When the European Regulation on Supplementary Protection Certificates (SPCs) was first drawn up, it concerned almost exclusively the so-called "small molecules," i.e., drugs with a relatively simple structure. No one could have guessed what rapid development in the pharmaceutical industry, particularly biotechnology, we would experience today. Now, 25 years later, we cannot help but wonder whether the Regulation still meets today's technical requirements.
The fact that developing a new working substance can sometimes take up to 15 years or longer, and thus leave only a few years of the patent term to achieve amortization, prompted the European Commission to create the SPCs in 1992. If the period between the patent application and the granting of authorization is longer than five years, an SPC can extend the term of the patent for up to five years. Additionally, if results from pediatric studies are submitted, the term may be extended by a further six months.
The product: a central concept
In essence, SPCs are granted for products. The term "product" refers, in the Regulation, to the active substance or composition of the active substance of a medicinal product. In legal terms, "product" means the area in which the basic patent and the marketing authorization overlap. If, for example, the basic patent protects the substance itself (substance patent), then the product covers the indication(s) for this substance, which were authorized, since a substance patent protects all possible indications. Only one SPC can be granted per applicant and product. Therefore, it is essential to know whether a modified form of an active substance is the same or a different "product."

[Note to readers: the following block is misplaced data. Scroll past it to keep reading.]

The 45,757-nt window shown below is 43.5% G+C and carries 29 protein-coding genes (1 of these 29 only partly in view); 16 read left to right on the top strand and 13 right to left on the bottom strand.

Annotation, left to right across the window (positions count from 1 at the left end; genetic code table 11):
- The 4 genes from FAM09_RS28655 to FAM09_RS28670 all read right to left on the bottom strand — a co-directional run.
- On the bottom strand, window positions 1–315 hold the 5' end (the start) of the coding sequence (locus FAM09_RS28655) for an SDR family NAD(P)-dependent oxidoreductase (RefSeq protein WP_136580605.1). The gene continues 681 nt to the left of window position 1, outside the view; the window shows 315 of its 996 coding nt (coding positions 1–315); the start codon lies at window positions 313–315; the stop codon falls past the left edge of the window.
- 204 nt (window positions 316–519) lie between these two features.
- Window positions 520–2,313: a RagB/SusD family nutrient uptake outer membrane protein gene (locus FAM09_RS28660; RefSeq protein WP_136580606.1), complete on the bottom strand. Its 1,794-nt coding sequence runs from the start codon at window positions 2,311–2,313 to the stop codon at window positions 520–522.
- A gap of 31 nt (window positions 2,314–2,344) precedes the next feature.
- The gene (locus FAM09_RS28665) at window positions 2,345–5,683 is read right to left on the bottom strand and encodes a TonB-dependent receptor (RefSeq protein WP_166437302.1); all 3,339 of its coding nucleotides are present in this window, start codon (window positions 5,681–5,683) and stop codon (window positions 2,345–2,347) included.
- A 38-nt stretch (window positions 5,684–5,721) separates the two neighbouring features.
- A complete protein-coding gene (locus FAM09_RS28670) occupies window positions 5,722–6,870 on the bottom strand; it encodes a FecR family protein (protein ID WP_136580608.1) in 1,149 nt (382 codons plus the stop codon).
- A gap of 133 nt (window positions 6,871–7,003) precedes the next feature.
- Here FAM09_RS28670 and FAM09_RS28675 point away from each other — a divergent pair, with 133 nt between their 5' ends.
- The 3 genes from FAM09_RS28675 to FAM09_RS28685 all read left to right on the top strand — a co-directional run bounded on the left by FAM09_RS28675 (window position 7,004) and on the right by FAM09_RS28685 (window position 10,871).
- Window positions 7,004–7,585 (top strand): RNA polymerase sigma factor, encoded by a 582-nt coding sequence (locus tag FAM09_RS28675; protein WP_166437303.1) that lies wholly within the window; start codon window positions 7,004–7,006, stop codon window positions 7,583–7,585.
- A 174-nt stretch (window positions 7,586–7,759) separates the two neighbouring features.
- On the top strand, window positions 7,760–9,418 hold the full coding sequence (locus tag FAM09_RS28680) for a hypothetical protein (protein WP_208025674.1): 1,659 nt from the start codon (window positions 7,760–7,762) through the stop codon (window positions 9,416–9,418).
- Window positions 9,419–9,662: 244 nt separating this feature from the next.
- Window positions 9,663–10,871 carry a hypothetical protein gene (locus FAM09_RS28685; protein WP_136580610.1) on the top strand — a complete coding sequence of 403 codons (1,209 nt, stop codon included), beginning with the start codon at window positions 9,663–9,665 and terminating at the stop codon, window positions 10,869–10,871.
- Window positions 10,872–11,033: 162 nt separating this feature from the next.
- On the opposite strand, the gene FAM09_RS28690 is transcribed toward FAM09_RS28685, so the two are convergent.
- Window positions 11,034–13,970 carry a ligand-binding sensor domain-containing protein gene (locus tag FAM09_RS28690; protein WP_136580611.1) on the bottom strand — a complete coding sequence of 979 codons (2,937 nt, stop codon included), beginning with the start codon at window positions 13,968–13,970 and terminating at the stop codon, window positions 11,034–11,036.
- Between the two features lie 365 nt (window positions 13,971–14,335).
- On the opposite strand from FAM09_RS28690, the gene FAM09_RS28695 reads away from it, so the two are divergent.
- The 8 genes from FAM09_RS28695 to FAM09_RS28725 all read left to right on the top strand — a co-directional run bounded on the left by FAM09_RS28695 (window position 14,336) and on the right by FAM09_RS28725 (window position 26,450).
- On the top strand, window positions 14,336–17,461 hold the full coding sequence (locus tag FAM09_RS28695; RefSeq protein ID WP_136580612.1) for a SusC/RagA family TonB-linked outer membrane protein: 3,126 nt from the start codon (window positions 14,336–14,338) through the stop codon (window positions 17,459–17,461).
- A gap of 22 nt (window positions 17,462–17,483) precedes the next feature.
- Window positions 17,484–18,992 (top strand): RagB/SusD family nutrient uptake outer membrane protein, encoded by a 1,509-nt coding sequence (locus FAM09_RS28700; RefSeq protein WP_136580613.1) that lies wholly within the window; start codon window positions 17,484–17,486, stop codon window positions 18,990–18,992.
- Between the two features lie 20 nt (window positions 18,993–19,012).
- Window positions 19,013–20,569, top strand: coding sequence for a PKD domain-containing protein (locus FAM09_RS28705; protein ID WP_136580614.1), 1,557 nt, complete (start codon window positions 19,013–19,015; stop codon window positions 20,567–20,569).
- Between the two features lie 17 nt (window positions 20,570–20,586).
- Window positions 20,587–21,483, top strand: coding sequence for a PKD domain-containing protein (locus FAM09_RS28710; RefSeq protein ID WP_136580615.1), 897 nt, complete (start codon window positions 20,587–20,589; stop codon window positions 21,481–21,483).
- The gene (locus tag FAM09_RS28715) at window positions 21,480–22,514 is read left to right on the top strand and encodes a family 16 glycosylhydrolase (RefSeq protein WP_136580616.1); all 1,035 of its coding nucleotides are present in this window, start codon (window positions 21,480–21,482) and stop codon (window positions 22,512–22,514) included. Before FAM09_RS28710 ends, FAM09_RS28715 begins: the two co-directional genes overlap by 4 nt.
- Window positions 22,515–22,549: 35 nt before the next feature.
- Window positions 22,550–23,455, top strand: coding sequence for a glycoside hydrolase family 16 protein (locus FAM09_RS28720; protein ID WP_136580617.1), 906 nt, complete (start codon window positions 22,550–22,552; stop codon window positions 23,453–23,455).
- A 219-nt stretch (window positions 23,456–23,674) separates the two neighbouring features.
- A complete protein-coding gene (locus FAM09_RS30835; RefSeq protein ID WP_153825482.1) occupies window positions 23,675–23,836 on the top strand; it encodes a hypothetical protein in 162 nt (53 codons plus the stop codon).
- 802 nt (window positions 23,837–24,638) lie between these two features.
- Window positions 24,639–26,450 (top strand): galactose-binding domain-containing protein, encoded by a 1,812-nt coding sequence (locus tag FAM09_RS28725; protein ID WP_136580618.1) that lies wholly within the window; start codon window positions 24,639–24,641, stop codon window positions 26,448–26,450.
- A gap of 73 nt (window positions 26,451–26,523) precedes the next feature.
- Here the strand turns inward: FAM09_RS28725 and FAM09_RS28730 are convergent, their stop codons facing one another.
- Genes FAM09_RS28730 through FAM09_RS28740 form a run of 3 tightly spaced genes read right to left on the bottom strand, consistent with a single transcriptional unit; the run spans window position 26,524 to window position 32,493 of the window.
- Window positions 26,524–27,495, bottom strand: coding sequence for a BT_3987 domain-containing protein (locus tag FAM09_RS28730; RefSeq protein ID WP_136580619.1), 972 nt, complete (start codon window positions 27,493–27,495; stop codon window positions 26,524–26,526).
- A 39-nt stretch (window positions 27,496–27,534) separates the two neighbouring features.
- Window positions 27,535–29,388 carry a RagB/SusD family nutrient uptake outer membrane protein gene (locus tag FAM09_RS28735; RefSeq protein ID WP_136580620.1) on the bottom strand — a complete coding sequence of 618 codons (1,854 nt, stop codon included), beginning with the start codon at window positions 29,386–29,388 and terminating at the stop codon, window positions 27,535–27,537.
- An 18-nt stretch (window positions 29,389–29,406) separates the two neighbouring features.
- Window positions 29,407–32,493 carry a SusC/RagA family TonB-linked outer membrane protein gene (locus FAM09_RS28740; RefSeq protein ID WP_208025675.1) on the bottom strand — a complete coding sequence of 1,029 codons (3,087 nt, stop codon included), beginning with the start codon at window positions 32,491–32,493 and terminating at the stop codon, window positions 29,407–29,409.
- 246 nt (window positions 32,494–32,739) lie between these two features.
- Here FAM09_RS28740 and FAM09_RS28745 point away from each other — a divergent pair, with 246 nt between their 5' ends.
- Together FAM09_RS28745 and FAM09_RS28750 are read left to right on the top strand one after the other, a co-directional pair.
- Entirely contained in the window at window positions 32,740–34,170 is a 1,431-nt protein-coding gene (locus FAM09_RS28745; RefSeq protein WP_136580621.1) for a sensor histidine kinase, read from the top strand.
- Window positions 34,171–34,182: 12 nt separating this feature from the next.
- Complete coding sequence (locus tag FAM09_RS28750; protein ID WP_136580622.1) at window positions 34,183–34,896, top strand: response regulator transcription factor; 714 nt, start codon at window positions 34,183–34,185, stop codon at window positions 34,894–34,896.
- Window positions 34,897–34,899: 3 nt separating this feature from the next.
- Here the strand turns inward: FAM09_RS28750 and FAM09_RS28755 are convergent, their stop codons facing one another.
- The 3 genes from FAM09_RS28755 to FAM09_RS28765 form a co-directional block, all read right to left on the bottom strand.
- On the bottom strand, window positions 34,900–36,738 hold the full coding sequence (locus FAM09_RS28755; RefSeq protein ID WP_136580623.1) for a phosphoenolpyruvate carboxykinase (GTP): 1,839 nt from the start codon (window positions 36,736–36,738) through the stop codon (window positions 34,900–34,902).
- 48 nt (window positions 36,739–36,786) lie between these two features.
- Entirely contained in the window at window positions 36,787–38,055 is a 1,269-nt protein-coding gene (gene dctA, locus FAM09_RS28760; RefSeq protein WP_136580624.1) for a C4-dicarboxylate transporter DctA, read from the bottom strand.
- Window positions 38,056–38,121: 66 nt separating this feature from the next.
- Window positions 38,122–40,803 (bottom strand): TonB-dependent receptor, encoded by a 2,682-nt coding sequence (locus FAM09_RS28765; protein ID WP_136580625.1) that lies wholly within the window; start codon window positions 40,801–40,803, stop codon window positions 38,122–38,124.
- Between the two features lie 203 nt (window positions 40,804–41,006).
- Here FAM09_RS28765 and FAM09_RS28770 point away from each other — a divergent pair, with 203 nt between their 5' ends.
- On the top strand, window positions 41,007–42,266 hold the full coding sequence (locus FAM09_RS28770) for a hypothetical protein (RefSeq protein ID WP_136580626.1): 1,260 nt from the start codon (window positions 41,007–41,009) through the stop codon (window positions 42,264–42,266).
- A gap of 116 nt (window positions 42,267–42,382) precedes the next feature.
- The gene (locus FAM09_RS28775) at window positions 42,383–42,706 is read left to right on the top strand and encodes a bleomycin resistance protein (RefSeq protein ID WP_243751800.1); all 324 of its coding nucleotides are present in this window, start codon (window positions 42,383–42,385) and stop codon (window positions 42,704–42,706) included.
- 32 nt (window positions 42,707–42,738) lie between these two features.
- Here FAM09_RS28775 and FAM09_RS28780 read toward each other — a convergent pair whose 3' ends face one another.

Once a patent has been granted, an applicant has six months from the grant of authorization to file an application for an SPC. It should be noted that it is irrelevant to whom the authorization has been granted, but if authorization has already been granted for the same product, then this earlier licence determines the application period. All these details illustrate the enormous importance of the unambiguous definition of the product.
Biosimilars and the concept of product
In principle, even minor chemical changes to a molecule result in a new product. If, for example, a side chain of an aromatic is slightly changed, we have a completely new product. But what about active biotechnological substances such as...